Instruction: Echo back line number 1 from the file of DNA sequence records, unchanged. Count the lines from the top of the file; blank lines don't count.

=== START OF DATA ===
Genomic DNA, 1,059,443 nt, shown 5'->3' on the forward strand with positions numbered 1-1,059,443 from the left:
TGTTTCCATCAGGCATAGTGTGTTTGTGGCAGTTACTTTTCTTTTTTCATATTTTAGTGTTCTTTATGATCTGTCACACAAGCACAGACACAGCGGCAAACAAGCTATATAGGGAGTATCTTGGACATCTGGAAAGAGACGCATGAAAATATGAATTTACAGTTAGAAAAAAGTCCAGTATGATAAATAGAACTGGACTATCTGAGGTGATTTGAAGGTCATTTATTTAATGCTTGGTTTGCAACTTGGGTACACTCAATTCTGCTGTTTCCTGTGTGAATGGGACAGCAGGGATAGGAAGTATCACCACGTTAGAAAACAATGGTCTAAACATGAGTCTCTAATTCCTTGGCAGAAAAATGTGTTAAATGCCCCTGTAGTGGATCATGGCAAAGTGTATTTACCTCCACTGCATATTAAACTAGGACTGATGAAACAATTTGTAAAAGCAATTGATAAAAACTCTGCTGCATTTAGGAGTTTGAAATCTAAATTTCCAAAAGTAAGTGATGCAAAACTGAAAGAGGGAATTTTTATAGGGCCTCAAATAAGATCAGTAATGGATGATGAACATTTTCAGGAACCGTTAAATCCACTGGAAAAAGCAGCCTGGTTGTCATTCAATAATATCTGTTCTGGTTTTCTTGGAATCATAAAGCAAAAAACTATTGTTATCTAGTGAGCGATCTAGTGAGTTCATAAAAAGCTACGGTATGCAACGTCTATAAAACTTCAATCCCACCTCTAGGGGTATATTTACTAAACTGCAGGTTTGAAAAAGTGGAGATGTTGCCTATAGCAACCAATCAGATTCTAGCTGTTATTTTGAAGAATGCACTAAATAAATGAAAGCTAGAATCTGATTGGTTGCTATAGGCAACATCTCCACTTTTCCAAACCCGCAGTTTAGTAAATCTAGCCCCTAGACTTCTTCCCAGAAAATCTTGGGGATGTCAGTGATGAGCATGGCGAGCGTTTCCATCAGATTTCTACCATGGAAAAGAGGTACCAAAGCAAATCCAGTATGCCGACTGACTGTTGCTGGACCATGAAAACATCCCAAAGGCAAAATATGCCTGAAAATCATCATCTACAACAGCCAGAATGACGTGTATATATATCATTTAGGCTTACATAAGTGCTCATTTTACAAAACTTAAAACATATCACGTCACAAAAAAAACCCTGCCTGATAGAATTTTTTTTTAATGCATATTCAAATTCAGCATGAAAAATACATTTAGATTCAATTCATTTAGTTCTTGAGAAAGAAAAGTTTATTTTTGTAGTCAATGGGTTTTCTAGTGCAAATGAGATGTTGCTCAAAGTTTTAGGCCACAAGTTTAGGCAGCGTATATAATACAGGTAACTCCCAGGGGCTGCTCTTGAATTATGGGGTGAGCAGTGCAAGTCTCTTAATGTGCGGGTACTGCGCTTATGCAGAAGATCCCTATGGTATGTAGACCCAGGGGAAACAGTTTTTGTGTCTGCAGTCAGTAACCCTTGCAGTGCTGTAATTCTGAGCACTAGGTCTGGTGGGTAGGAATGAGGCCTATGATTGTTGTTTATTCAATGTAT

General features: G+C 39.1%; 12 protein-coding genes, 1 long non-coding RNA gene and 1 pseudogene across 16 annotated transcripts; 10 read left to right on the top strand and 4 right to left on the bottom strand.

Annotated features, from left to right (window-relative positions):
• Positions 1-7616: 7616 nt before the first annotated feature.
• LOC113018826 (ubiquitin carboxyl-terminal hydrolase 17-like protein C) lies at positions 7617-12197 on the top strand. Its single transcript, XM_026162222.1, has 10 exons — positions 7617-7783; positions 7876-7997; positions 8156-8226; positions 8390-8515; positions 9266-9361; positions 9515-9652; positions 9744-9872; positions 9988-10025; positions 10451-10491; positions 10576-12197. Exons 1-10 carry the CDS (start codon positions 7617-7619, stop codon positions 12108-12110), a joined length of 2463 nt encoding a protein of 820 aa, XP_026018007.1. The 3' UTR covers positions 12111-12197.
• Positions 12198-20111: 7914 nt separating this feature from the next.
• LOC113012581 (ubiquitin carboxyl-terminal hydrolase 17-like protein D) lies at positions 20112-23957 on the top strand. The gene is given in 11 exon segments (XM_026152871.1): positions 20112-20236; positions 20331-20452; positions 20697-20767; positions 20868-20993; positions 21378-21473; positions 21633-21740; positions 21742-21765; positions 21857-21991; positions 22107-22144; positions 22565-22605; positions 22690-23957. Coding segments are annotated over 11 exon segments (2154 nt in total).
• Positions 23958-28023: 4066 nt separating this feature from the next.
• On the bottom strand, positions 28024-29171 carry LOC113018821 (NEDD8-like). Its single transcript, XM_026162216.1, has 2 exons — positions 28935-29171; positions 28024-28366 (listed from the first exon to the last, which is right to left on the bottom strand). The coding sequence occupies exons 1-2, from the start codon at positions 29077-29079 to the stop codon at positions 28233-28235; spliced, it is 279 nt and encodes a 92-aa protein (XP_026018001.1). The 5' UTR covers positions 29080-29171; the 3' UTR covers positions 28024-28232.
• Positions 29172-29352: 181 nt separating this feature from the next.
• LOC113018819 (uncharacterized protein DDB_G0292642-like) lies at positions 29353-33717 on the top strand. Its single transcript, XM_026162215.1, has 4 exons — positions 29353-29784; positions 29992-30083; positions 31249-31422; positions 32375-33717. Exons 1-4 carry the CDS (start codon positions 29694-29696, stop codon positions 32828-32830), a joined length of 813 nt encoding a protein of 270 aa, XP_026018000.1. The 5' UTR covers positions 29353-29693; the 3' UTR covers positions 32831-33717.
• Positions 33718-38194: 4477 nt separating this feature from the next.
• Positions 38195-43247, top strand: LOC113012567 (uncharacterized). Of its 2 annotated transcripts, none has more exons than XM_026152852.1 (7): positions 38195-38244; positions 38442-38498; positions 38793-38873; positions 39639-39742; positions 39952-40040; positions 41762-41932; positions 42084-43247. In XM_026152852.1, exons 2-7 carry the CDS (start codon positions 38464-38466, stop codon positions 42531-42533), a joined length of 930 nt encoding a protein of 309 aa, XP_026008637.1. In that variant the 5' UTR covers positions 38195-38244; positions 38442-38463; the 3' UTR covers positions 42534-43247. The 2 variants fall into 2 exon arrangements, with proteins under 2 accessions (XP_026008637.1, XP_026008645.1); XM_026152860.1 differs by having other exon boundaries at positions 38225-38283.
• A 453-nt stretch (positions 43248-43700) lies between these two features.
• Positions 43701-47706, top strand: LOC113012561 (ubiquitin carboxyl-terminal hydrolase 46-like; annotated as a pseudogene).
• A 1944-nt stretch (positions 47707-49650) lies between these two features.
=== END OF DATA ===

Genomic DNA, 1,059,443 nt, shown 5'->3' on the forward strand with positions numbered 1-1,059,443 from the left: